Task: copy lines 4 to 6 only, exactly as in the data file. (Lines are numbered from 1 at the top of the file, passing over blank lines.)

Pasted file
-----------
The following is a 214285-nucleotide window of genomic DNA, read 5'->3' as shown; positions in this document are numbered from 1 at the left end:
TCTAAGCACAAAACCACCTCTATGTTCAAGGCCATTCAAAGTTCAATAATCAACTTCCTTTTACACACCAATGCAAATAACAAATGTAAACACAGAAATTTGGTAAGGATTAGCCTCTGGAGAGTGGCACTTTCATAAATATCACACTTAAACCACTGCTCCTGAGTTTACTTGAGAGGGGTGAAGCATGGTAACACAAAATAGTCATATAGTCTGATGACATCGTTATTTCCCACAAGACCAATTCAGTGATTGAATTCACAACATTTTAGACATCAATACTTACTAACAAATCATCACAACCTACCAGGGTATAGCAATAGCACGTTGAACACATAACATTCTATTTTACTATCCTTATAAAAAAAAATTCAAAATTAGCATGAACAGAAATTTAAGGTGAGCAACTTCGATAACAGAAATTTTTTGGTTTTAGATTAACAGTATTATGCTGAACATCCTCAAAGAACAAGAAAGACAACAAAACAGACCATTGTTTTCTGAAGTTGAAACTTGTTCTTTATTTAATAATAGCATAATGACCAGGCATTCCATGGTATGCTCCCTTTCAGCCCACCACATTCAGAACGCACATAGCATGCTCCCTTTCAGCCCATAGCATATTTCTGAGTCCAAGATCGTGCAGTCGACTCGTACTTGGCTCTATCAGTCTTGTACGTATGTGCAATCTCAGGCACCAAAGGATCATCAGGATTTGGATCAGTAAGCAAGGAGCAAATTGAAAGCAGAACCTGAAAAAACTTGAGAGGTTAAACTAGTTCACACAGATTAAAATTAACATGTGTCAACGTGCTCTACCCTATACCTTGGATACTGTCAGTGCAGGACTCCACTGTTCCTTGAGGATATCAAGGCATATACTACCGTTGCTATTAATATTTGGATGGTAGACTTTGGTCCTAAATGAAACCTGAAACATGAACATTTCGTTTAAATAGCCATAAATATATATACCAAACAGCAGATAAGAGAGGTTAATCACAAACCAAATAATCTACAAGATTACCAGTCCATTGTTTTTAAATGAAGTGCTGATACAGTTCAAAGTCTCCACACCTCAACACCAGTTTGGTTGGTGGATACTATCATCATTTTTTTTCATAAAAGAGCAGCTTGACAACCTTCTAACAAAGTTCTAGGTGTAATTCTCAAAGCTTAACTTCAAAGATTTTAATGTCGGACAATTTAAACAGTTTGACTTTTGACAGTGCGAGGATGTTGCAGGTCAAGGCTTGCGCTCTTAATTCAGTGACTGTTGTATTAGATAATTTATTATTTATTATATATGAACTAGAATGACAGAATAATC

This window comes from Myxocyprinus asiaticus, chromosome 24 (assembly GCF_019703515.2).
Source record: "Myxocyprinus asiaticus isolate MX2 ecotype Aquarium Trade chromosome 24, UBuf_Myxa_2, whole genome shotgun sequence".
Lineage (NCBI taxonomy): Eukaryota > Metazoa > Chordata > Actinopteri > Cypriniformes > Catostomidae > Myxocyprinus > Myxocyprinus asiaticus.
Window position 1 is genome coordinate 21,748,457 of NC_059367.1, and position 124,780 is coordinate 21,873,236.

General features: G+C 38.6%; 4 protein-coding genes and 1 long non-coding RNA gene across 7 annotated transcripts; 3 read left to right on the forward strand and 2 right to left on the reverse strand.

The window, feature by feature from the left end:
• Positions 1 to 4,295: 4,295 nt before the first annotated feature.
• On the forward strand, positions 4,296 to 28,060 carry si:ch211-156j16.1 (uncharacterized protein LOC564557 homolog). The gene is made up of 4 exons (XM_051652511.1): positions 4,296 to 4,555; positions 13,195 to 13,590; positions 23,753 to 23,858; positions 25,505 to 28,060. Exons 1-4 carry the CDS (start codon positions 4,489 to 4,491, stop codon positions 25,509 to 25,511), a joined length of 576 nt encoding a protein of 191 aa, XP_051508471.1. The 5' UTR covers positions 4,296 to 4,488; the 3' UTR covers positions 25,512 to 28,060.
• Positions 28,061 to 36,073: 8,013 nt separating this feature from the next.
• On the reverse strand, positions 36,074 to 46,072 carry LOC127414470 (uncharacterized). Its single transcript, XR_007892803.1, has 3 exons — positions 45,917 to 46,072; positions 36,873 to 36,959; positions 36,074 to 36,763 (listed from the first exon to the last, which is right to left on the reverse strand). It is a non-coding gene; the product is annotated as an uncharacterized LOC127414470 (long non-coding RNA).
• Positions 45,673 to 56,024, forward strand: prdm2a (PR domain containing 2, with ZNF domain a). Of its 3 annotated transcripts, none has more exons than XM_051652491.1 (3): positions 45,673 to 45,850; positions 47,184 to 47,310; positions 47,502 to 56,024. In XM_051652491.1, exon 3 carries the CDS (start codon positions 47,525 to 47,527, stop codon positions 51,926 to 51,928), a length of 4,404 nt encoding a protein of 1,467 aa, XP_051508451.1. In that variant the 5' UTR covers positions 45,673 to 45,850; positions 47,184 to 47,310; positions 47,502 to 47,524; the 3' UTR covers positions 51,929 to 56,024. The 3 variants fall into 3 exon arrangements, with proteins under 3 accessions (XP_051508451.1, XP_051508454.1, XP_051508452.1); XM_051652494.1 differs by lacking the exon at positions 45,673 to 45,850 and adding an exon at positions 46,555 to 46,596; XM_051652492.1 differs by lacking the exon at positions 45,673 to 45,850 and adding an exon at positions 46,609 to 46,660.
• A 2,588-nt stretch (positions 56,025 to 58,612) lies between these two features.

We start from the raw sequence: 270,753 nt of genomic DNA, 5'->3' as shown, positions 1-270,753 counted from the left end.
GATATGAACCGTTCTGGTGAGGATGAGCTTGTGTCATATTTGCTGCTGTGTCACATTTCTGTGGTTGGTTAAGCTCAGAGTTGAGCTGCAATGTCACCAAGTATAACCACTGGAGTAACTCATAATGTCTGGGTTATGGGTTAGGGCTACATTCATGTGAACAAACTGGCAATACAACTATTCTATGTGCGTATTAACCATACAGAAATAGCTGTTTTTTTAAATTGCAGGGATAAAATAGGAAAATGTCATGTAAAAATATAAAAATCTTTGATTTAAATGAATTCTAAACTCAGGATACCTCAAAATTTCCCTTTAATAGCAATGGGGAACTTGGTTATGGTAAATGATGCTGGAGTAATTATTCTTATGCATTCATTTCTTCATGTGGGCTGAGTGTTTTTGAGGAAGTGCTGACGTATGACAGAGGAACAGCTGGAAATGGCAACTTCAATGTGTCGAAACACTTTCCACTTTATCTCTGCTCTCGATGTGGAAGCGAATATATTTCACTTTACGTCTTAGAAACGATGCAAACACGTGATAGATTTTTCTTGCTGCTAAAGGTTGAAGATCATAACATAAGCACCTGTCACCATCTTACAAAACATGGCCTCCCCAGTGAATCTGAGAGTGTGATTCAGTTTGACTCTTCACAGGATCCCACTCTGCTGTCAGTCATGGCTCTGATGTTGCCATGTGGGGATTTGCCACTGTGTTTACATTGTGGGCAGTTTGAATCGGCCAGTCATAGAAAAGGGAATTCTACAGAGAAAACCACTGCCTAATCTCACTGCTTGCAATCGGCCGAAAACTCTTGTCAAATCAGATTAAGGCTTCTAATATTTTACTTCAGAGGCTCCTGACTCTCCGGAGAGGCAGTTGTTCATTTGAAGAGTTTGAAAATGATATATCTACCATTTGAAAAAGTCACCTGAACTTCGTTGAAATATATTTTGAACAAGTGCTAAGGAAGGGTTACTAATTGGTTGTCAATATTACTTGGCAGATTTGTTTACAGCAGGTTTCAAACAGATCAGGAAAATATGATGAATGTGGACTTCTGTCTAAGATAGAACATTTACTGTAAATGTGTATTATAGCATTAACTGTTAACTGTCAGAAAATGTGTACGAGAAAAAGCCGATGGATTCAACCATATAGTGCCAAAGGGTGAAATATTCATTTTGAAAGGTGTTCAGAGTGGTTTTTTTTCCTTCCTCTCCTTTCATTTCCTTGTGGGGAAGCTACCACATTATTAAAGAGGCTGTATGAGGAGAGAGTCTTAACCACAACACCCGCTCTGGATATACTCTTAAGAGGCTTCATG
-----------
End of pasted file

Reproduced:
Source record: "Myxocyprinus asiaticus isolate MX2 ecotype Aquarium Trade chromosome 24, UBuf_Myxa_2, whole genome shotgun sequence".
Lineage (NCBI taxonomy): Eukaryota > Metazoa > Chordata > Actinopteri > Cypriniformes > Catostomidae > Myxocyprinus > Myxocyprinus asiaticus.
Window position 1 is genome coordinate 21,748,457 of NC_059367.1, and position 124,780 is coordinate 21,873,236.